PRINCETON, NJ -- Residents of New York, New Jersey, and Connecticut are the most likely of any state's residents to say the amount they pay in state taxes is "too high." Roughly three in four adults in each of these say their state taxes are too high, four times higher than the 19% saying this in Wyoming, whose residents are least likely to say their state taxes are too high.
While the states whose residents are most likely to say state taxes are too high include a fairly even mix of populous and less populous states, most of the states where residents are least likely to begrudge their taxes are small. The main exceptions to this are Florida and Texas, both highly populous U.S. states that boast no state income tax.
These findings are from a 50-state Gallup poll, conducted June-December 2013, that included at least 600 representative interviews with residents aged 18 and older in each state. They are based on respondents' answers to the question: "Do you consider the amount of state taxes you have to pay as too high, or not too high?"
On average, 50% of residents across all states say their taxes are too high. Nineteen states are within five percentage points of that figure. Seventeen states are above the average range, with six of these -- New Jersey, New York, Connecticut, Illinois, Rhode Island, and Maryland -- being well above the norm. Two-thirds or more in these states say their taxes are too high.
At the other end of the spectrum, 14 states are significantly less negative about their taxes than the 50-state average, with Nevada, South Dakota, Alaska, and Wyoming -- where fewer than one-third in each state say their taxes are too high -- the least negative. Each state's results are detailed on page 2.
From a broad regional perspective, Americans' dissatisfaction with their own state's taxes tends to be highest in the Northeast, as residents in all states in this region except New Hampshire tilt negative. But several other states in which large majorities say taxes are too high are scattered around the country. The states whose residents are least likely to say taxes are too high are primarily found in the Northern Plains, Rockies, and South, but Alaska, Delaware, and New Hampshire also belong in this group.
While there is some regionalism to Americans' satisfaction with their state taxes, a greater factor relating to residents' views of their state tax burden appears to be the taxes themselves. Those living in states with higher combined state and local tax burdens (including income taxes, sales taxes, property taxes, and inheritance taxes) are much more likely to say their state taxes are too high than are those living in states with relatively low tax burdens.
In particular, according to the most recent Tax Foundation estimates, residents in five states -- New York, New Jersey, Connecticut, California, and Wisconsin -- pay 11% or more of their income, on average, in state and local taxes. And Gallup's state data find 69% of the residents in these, on average, saying their state taxes are too high, well above the 50% average for all states. By contrast, in Wyoming, Alaska, South Dakota, Texas, Tennessee, and Louisiana -- the six states averaging less than 8% in state and local taxes -- the average level of concern that taxes are too high is just 34%.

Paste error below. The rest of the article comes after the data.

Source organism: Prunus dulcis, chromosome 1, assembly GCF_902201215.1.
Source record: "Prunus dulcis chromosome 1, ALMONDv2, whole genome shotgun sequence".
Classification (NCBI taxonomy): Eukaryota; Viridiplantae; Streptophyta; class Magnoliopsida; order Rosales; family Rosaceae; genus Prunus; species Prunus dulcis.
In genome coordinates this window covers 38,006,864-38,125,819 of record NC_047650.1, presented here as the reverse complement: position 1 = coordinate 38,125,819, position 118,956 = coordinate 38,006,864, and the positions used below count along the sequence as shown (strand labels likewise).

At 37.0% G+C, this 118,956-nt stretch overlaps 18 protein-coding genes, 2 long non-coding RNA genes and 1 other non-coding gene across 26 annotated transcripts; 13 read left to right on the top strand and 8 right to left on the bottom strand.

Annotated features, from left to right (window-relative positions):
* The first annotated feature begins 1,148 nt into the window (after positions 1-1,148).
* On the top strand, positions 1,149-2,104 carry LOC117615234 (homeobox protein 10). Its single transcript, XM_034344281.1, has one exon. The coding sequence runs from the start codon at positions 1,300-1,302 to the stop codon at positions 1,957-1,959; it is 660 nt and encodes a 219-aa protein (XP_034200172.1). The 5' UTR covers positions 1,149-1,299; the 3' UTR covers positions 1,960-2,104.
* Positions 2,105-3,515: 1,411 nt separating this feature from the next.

As tax filing day approaches, the dread taxpayers feel may vary by state. Although taxpayers everywhere face the same federal income tax woes, those in states where the vast majority believe their state's taxes are too high may be more distressed at this time of year than those elsewhere.
Although few likely relish paying their taxes, it is notable that in 26 states, fewer than half of residents say their state taxes are too high. So while the saying goes that only death and taxes are certain, evidently complaining about taxes isn't.
Results for this Gallup poll are based on telephone interviews conducted June-December 2013, with a random sample of approximately 600 adults per state, aged 18 and older, living in all 50 U.S. states.
For results based on the total sample of adults per state, the margin of sampling error is ±5 percentage points at the 95% confidence level.
Interviews are conducted with respondents on landline telephones and cellular phones, with interviews conducted in Spanish for respondents who are primarily Spanish-speaking. Each sample of national adults includes minimum quotas of cellphone respondents and landline respondents based on cellphone and landline use in the respective state. Landline and cellular telephone numbers are selected using random-digit-dial methods. Landline respondents are chosen at random within each household on the basis of which member had the most recent birthday.
Samples are weighted to correct for unequal selection probability, nonresponse, and double coverage of landline and cell users in the two sampling frames. They are also weighted to match the state demographics of gender, age, race, Hispanic ethnicity, education, region, population density, and phone status (cellphone only/landline only/both, and cellphone mostly). Demographic weighting targets are based on the most recent Current Population Survey figures for the aged 18 and older U.S. population. Phone status targets are based on the most recent National Health Interview Survey. Population density targets are based on the most recent U.S. census. All reported margins of sampling error include the computed design effects for weighting.
In addition to sampling error, question wording and practical difficulties in conducting surveys can introduce error or bias into the findings of public opinion polls.
For more details on Gallup's polling methodology, visit www.gallup.com.